Ken Hawk's rechargeable-batteries mail-order business had outgrown its tiny location in a former grocery store in Silicon Valley. Given the high price of real estate in the area, Hawk wanted to relocate farther afield. He also wanted to keep as many of his 28 employees as possible, in order to be able to "hit the ground running" at his new site. "Who knew how many of them would go with me?" he says. "I was afraid I would lose half."

It turns out Hawk had nothing to fear. When 1-800-Batteries (now called iGo) relocated to Reno, Nev., in June 1997, an impressive 24 of his 28 employees eventually made the move, a fact he considers a vote of confidence in his company. (As of spring 1999, the company had approximately 100 employees.) In its new location, Hawk says, iGo's rent is half the price per square foot that it was in Silicon Valley, and the business pays no inventory tax. Hawk moved his company without losing its best, highly trained people by continuously motivating his staff and by:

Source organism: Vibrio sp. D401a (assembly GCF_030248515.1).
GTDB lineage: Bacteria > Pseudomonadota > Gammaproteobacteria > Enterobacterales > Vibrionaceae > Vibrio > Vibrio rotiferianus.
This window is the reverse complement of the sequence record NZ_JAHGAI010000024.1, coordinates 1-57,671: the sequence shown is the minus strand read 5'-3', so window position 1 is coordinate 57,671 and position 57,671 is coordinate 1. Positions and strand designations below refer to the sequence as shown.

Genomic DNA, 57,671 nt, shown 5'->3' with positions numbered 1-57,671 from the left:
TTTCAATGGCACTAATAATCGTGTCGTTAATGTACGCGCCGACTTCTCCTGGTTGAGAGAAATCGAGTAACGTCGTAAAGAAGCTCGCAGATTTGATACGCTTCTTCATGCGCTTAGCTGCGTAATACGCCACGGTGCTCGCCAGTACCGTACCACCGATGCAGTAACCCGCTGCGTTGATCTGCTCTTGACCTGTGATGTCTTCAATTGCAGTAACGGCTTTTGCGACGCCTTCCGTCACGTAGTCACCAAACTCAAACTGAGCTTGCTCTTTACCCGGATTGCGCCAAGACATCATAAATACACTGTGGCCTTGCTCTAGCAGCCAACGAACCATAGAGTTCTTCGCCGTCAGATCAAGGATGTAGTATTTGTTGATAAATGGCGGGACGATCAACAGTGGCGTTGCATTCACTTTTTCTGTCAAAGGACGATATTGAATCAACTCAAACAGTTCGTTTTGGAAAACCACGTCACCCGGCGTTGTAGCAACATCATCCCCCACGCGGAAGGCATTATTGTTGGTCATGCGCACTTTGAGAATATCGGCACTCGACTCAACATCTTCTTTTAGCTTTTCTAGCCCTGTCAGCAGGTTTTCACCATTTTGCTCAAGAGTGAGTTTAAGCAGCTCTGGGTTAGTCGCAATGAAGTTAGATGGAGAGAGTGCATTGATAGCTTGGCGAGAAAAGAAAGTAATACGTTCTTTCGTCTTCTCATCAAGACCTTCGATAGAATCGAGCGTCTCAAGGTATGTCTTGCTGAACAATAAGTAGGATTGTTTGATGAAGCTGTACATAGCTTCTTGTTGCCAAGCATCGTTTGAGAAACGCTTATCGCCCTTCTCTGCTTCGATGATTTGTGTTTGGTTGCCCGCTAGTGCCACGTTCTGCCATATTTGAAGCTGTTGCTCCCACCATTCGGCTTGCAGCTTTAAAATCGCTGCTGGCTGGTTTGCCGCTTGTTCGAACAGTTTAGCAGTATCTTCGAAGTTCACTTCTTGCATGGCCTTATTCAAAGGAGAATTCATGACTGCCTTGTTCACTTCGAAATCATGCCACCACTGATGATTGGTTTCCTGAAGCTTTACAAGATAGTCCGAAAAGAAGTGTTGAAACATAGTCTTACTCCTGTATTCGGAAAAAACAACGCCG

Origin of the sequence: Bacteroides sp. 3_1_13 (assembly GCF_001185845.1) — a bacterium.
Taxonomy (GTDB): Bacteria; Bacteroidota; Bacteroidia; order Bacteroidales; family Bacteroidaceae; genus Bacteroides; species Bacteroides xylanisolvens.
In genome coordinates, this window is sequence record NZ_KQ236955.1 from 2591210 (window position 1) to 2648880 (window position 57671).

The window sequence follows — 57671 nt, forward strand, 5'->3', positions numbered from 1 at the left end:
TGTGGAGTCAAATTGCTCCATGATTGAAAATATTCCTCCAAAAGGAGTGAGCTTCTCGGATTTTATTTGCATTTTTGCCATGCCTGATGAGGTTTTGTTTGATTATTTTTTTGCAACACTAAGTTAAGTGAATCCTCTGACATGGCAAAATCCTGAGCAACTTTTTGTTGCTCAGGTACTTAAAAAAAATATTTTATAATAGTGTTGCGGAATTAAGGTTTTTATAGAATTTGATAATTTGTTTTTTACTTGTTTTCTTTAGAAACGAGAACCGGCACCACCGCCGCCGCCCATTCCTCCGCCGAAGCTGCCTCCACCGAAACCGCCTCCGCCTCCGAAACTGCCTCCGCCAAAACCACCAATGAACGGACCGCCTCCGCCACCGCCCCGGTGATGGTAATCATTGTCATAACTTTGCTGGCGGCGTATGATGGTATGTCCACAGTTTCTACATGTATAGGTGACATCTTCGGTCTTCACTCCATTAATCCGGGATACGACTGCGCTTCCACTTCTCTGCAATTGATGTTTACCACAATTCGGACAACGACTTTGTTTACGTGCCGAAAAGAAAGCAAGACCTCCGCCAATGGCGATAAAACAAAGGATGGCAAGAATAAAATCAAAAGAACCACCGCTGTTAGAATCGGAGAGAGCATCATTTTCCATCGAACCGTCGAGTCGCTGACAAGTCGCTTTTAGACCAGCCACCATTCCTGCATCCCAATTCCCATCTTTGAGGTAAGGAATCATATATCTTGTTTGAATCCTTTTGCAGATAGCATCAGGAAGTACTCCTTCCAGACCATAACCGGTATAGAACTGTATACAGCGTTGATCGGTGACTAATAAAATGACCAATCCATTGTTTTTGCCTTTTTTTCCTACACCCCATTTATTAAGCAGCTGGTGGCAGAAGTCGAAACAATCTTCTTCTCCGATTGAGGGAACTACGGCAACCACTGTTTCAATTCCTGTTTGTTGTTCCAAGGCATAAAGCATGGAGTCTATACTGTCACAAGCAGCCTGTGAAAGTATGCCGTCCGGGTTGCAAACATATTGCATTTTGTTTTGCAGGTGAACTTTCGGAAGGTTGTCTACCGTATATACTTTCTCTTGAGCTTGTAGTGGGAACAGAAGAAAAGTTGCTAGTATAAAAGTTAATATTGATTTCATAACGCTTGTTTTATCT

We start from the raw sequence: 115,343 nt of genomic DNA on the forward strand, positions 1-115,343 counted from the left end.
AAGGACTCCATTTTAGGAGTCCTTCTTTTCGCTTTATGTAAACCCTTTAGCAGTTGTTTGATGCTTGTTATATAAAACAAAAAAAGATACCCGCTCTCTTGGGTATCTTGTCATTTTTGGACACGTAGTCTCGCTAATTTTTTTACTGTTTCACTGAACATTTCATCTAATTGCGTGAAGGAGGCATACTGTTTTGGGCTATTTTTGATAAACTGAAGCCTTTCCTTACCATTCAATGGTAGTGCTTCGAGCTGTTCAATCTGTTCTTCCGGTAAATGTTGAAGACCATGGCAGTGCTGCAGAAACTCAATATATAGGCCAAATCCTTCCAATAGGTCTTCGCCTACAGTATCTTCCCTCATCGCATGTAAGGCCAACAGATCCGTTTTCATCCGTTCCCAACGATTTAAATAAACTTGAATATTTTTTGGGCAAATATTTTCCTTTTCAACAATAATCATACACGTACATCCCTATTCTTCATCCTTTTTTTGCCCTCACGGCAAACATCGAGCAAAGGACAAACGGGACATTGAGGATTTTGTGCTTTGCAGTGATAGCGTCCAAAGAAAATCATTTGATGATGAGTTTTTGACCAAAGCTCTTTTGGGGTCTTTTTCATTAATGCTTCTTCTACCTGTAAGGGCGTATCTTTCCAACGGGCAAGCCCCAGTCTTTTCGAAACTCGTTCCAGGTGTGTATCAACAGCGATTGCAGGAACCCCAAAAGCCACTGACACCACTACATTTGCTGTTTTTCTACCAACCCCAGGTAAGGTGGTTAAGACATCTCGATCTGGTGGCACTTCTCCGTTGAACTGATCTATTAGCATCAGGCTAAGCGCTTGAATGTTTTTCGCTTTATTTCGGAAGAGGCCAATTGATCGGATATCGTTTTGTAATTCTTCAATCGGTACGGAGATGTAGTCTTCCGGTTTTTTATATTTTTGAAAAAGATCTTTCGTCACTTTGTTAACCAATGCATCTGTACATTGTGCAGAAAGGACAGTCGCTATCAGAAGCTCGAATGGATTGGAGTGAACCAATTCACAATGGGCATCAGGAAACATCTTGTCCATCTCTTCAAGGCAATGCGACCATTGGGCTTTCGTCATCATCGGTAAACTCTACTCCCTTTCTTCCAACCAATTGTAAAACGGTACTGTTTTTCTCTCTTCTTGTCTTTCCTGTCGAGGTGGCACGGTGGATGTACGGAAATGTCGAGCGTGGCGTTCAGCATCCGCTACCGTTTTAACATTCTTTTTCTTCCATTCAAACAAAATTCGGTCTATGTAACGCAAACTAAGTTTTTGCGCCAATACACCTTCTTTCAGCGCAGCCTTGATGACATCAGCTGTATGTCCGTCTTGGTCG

• Keeping communication open. Hawk was very honest with his staff members. He informed them of the move as soon as he started planning for it -- six months before it happened. When he had narrowed the possible locations down to two, he asked his employees for their opinions. "People advised us against telling employees about the moving plans, for fear they'd start looking for new jobs," Hawk says. "But I didn't think it was fair not to tell."
  • Maintaining a sense of excitement. Hawk drew up a bulletin board with the layout of the new, larger building superimposed on top of the original site. As people committed to moving with the company, Hawk posted their photos on the bulletin board. "It was kind of corny, but it helped get the momentum going," he says. He also offered a moving bonus and up to $850 in moving expenses to each employee -- even to those he could easily replace. His theory: In a small, close-knit company, people's friendships with one another form an important motivation to relocate.
  • Seeking economic development help. Hawk credits the state of Nevada, and in particular the local economic development agency, with making the move as smooth as possible. The state promised immediate residency for employees so that they could take classes at state universities at lower tuition rates. It also helped employees' spouses find jobs. "All but one spouse had a job when we moved here," says Hawk. "And she had to wait only because she's a nurse and had to get certified."